Wound dressings and other types of wound healing technologies are experiencing fast-paced development and rapid growth. As the population ages, demand will continue to rise for advanced dressings used to treat chronic wounds, such as pressure ulcers, venous stasis ulcers, and diabetic ulcers. Moist wound dressings, which facilitate natural wound healing in a cost-effective manner, will be increasingly important. In commercially available hydrogel / gauze wound dressings the gel swells to adsorb wound excreta and provide an efficient non adhesive particle barrier. An alternative to hydrogels are microgels. Essentially discrete colloidal gel particles, as a result of their very high surface area to volume ratio compared to bulk gels, they have a much faster response to external stimuli such as temperature or pH. In response to either an increase or decrease in solvent quality these porous networks shrink and swell reversibly. When swollen the interstitial regions within the polymer matrix are available for further chemistry; such as the incorporation of small molecules. The reversible shrinking and swelling as a function of external stimuli provides a novel drug release system. As the environmental conditions of a wound change over its lifetime, tending to increase in pH if there is an infection combining these discrete polymeric particles with a substrate such as cotton, results in a smart wound dressing.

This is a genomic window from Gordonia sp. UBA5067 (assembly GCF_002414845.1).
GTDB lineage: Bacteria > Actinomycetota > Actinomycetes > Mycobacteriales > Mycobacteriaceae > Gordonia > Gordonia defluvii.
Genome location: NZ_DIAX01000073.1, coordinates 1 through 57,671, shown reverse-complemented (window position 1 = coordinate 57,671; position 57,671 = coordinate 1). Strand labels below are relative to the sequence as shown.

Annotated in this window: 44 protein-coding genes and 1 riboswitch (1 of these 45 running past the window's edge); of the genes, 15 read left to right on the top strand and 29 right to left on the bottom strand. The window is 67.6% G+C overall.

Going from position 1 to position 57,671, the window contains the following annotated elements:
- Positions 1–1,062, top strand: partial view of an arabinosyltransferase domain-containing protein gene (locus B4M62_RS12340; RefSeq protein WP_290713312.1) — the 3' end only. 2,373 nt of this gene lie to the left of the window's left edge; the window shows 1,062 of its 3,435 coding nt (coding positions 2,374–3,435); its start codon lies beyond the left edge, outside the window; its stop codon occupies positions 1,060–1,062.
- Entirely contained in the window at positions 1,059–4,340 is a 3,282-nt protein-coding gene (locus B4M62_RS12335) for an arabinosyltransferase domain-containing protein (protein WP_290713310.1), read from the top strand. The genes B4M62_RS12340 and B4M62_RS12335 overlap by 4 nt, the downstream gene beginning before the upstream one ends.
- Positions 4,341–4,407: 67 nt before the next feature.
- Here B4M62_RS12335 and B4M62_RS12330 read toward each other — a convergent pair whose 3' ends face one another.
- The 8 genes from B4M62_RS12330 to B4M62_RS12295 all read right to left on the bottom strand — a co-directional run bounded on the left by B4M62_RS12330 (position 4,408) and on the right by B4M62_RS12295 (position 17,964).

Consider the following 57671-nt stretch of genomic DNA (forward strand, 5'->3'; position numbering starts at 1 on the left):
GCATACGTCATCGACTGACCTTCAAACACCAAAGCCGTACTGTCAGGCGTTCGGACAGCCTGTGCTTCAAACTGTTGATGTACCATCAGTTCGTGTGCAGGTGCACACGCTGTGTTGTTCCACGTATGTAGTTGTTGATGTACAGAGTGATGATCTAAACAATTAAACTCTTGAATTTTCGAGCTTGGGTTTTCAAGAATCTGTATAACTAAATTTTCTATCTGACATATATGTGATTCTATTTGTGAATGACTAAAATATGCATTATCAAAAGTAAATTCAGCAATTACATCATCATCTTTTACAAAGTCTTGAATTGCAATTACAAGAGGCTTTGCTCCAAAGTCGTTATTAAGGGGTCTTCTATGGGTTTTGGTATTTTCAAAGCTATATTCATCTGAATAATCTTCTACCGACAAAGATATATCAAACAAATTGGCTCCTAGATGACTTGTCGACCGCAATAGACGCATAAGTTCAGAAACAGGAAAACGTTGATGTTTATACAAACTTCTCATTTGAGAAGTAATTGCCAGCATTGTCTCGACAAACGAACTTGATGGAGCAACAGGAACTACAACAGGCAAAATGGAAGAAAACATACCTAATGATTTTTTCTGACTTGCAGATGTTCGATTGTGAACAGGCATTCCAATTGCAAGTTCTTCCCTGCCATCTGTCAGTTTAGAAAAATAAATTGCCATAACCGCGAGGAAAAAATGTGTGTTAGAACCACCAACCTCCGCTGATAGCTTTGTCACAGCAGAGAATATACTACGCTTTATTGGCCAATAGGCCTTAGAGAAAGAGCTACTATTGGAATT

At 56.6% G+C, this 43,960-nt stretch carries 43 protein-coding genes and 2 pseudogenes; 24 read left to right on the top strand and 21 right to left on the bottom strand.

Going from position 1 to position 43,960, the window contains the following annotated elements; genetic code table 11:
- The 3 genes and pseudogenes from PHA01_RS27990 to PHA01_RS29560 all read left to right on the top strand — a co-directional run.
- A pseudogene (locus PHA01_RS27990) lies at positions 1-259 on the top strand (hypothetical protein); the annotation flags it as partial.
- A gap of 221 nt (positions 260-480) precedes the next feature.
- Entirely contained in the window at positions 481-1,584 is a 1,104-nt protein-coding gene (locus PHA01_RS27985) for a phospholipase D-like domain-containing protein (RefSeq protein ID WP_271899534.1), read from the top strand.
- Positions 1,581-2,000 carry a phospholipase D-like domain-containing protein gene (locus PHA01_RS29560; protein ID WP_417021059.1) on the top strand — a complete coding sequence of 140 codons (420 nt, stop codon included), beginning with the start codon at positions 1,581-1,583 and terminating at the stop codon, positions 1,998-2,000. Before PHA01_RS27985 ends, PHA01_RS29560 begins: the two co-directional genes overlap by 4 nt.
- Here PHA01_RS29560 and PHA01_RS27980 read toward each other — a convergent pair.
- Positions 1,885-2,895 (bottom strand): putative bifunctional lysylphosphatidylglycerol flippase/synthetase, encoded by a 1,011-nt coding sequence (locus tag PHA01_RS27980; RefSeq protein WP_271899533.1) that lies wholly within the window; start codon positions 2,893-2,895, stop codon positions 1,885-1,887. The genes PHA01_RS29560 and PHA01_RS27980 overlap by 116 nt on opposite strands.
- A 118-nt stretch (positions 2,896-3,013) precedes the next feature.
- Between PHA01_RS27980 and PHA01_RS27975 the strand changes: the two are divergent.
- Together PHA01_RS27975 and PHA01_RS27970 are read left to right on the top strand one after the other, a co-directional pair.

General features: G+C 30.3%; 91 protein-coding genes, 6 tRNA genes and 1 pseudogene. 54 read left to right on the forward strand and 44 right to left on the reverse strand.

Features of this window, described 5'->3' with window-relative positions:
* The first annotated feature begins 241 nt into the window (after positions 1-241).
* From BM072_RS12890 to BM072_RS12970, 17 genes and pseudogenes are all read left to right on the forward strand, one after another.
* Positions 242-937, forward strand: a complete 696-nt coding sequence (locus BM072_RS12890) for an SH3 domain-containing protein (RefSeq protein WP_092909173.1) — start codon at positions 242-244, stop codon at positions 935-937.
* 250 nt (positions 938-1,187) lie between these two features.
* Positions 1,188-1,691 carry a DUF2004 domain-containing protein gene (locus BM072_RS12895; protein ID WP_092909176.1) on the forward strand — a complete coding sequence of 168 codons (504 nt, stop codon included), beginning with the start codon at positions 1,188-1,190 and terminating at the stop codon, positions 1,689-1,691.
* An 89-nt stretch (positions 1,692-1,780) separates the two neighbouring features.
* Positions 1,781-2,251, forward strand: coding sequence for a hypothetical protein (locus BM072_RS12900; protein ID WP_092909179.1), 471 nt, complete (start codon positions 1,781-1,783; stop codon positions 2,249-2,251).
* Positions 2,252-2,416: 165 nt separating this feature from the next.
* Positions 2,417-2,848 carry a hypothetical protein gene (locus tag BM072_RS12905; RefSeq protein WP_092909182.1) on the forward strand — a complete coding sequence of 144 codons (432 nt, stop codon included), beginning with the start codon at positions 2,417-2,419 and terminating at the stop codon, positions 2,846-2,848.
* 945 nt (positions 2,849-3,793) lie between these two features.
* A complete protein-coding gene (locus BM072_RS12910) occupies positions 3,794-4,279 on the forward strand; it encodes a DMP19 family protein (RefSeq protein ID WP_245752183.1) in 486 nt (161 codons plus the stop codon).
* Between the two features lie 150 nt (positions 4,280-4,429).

Cornelius, Victoria J.; Majcen, Natasa; Snowden, Martin J.; Mitchell, John C.; Voncina, Bojana

2007-01-01

298

Wounding in the plant tissue: the defense of a dangerous passage  

PubMed Central